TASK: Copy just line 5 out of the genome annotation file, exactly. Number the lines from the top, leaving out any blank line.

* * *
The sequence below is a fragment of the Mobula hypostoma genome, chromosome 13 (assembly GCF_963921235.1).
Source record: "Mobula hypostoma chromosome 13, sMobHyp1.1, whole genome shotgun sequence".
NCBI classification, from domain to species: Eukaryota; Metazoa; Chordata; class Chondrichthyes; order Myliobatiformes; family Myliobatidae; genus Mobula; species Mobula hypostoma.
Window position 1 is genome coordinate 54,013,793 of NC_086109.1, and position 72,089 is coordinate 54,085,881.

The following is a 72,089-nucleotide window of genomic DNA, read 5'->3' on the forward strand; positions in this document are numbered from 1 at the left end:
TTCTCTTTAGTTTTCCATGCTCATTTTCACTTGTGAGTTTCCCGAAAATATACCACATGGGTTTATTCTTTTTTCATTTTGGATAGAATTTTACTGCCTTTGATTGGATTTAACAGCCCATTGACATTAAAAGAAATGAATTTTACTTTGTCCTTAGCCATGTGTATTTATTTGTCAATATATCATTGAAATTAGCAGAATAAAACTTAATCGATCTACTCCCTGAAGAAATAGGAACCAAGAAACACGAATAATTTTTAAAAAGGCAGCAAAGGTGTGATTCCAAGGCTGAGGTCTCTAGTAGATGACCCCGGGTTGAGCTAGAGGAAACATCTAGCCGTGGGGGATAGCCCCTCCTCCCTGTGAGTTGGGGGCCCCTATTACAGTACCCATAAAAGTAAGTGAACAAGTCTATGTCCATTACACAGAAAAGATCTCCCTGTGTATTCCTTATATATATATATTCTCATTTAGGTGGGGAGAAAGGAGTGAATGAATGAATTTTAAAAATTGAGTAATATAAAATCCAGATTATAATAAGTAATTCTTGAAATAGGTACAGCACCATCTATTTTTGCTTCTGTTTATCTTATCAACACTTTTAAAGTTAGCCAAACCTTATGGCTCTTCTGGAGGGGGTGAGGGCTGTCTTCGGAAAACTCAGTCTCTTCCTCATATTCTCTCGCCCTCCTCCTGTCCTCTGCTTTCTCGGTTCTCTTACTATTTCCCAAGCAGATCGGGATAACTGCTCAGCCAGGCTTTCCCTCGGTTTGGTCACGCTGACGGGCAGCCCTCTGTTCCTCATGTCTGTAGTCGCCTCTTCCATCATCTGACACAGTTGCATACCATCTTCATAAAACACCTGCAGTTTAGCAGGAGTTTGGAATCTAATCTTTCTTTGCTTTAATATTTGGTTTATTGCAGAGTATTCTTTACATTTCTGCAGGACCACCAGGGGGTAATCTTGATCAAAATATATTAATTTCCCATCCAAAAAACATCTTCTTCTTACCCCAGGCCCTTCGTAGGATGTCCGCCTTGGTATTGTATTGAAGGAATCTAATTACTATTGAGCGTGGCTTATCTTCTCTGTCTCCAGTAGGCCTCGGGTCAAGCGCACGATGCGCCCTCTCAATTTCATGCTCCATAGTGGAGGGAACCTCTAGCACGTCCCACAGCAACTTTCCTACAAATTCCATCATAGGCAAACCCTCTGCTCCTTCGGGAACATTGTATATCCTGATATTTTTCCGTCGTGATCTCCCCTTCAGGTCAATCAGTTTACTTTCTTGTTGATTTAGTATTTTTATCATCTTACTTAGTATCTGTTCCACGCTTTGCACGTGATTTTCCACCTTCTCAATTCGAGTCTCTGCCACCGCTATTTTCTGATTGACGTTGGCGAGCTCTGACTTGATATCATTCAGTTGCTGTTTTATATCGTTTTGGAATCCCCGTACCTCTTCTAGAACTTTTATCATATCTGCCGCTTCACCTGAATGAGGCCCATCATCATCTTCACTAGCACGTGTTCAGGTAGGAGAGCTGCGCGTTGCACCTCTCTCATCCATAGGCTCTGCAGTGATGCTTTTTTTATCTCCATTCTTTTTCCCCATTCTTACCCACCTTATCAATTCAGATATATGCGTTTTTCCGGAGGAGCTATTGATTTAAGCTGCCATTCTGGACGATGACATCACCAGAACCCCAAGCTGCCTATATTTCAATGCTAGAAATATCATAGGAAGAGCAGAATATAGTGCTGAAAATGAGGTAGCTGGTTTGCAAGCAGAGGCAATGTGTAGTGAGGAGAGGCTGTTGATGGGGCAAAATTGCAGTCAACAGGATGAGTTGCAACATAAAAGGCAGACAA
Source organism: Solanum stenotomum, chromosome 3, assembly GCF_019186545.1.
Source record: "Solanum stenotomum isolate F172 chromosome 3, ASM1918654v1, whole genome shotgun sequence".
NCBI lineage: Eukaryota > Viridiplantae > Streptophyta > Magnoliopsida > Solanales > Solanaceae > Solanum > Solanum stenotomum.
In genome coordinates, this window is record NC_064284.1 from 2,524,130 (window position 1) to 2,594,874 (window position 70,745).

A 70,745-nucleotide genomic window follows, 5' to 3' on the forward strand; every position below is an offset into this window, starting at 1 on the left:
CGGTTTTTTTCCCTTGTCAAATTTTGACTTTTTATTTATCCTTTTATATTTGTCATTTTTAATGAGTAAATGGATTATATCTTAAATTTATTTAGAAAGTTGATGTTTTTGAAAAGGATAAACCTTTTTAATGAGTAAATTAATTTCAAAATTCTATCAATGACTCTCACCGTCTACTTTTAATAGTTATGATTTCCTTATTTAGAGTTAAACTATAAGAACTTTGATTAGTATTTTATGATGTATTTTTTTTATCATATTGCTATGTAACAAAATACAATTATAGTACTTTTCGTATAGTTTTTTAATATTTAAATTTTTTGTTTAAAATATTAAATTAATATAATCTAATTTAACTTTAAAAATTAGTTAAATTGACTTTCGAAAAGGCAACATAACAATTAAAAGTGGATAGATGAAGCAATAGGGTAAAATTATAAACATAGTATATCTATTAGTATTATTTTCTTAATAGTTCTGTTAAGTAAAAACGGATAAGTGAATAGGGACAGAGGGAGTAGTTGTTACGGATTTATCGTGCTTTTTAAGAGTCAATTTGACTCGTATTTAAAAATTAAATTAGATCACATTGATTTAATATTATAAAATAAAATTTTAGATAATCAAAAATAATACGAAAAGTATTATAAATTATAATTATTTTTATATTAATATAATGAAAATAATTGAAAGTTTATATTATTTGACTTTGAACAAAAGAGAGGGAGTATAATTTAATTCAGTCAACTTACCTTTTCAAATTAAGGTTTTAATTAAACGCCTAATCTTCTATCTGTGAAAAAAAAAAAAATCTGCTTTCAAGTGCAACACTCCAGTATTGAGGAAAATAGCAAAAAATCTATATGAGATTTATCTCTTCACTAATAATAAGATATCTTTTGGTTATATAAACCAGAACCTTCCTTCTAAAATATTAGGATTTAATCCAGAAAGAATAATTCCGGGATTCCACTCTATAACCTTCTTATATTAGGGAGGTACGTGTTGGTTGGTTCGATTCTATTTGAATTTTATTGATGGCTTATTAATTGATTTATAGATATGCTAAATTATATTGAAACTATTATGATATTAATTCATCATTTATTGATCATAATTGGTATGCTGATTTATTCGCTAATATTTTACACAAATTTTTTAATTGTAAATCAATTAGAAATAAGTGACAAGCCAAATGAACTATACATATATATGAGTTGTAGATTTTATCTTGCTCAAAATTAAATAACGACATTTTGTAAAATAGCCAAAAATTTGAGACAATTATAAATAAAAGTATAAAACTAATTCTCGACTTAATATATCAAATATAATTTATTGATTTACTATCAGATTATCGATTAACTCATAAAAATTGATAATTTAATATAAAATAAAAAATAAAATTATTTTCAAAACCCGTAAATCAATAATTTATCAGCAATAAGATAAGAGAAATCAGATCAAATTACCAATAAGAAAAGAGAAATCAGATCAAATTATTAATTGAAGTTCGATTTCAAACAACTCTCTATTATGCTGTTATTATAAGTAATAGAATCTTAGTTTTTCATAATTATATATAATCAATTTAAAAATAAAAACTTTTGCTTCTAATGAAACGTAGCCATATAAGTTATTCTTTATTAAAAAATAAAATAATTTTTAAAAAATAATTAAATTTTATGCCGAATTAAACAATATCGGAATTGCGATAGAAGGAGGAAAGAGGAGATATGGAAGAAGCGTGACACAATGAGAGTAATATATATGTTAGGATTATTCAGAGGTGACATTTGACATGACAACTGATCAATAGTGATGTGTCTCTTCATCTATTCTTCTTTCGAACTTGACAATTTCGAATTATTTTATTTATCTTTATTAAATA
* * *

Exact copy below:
The following is a 72,089-nucleotide window of genomic DNA, read 5'->3' on the forward strand; positions in this document are numbered from 1 at the left end: